Some claimed seeing him that first time in the grocery store staring in at the pints of Haagen-Dazs, his breath fogging the glass as his head rested against the heavy freezer doors, stinking in his Sasquatch suit. The second time he was in the dairy section, delicately fingering an egg while sitting cross-legged on the floor, sobbing for several minutes until he was helped up and ushered outside by a security guard.
Some said that it was not wise to encourage these rumored sightings. Even if the sightings were real, these people claimed that he was nothing more or less than a lunatic of a man dressed as a Sasquatch who not too many years earlier had claimed to have been taken advantage of by a real Sasquatch. They called him Doug, or sometimes, more jocularly, Bigfoot Doug. More than likely, however, or so they suggested, Doug was only a figment of collective imagination, a phantasmagoria summoned up by our communal subconscious as a defense mechanism to help deal with the more painful personal experiences of loss and anxiety.
We did not know what that meant, for one thing. We believed in Doug, for another. We believed that it was good and prudent and wise to believe in him. On special festival days, we laid out plates of banana mush mixed with honey, oats, flax seed, and fish oil—Bigfoot Doug's favorite treat—decorated and seasoned in its various minor ways, so as to entice him to eat it and bring the chosen household a year of good luck.
The naysayers suggested that it was not good to encourage these silly rituals. Even if he were real, Bigfoot Doug would obviously need some serious help and medication, if not probably electroshock therapy, if that were still practiced. But again, we the believers were not so sure. Doug was part of us, was he not? If Bigfoot Doug needed help and/or medication and/or electroshock therapy, then wouldn't we all need help too, living with whatever small or large childhood scars haunted us still?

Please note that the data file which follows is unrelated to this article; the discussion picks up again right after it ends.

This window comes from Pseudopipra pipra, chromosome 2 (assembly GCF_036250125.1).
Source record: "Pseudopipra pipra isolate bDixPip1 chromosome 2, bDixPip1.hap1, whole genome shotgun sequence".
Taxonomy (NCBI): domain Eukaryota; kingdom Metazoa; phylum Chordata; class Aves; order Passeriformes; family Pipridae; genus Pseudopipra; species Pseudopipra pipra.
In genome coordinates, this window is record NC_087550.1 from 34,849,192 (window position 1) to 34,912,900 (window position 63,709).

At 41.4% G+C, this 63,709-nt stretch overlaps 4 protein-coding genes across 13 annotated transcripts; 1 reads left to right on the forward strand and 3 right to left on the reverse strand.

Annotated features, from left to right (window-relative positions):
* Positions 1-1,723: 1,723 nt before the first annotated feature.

One night Bigfoot lumbered into a bar in his stinking suit as we were drinking our beers and watching silent sport reruns on the flatscreens positioned strategically around the room. He came up to where Brian was sitting, looked as if he were considering sitting down on a stool next to him, but at the last moment took Brian away, thrashing and screaming. We didn't realize what was going on at first, or more honestly we didn't think it was our place to get involved. We thought we'd see Brian in a day or two at the latest, after he emerged from Bigfoot's lair, wherever that was—the basement in his mother's house, we suspected.
The problem was that not only did we not know where Doug's mother lived, but when later questioned by the police, we could not remember whom his mother was. Doug, it seemed, when we started putting the facts together, was motherless, proving the point for the haters among us that he was not to be believed in. The only ones that could claim with any authority not to have mothers were Adam and Eve, Satan, and the popular 1980s American saxophonist Kenny G.
But Brian, too, was an enigma. We hardly liked Brian. He was quite unremarkable in every way. He could have died in a bad accident, and upon hearing the news, we would not have raised much more than our shoulders, as in a shrug. Shit happens. But Brian's abduction enveloped him now, or the memory of him, in an aura of respect and esteem.
Why Brian and not Bill, or Jerry, or the other Brian, the overlarge fellow with the perennial sweat rings in his armpits? Why not Belinda or Jen or any of the baristas with their bad attitudes in the two coffee shops bookending the main strip of downtown? Why not the host of unforgettable homeless people? Be our guest, Bigfoot: take them all; chew them up; swallow them down; shit them out. But Brian was like a joke waiting for a punch line that would never come.
He was sitting closest to the door and was about thirty pounds lighter than the nearest patron, which, some have suggested, made him more a victim of a crime of opportunity rather than a deliberate or delectable prize. Others insisted that this was missing the point. Whether by design or not, Brian had been chosen. Of this latter group, a faction said that this was a good thing. They revered him and began to set out glasses of IPA, Brian's favorite beer, along with Doug's favorite mush, on festival days. An equally staunch faction claimed that it was definitely bad. To be chosen was not good. Regardless of where one sat on the good-bad continuum, most of us had secret lists of those we hoped Bigfoot Doug would take next. And yet these people always remained, unclaimed, sitting on bar stools next to us here to this very day.
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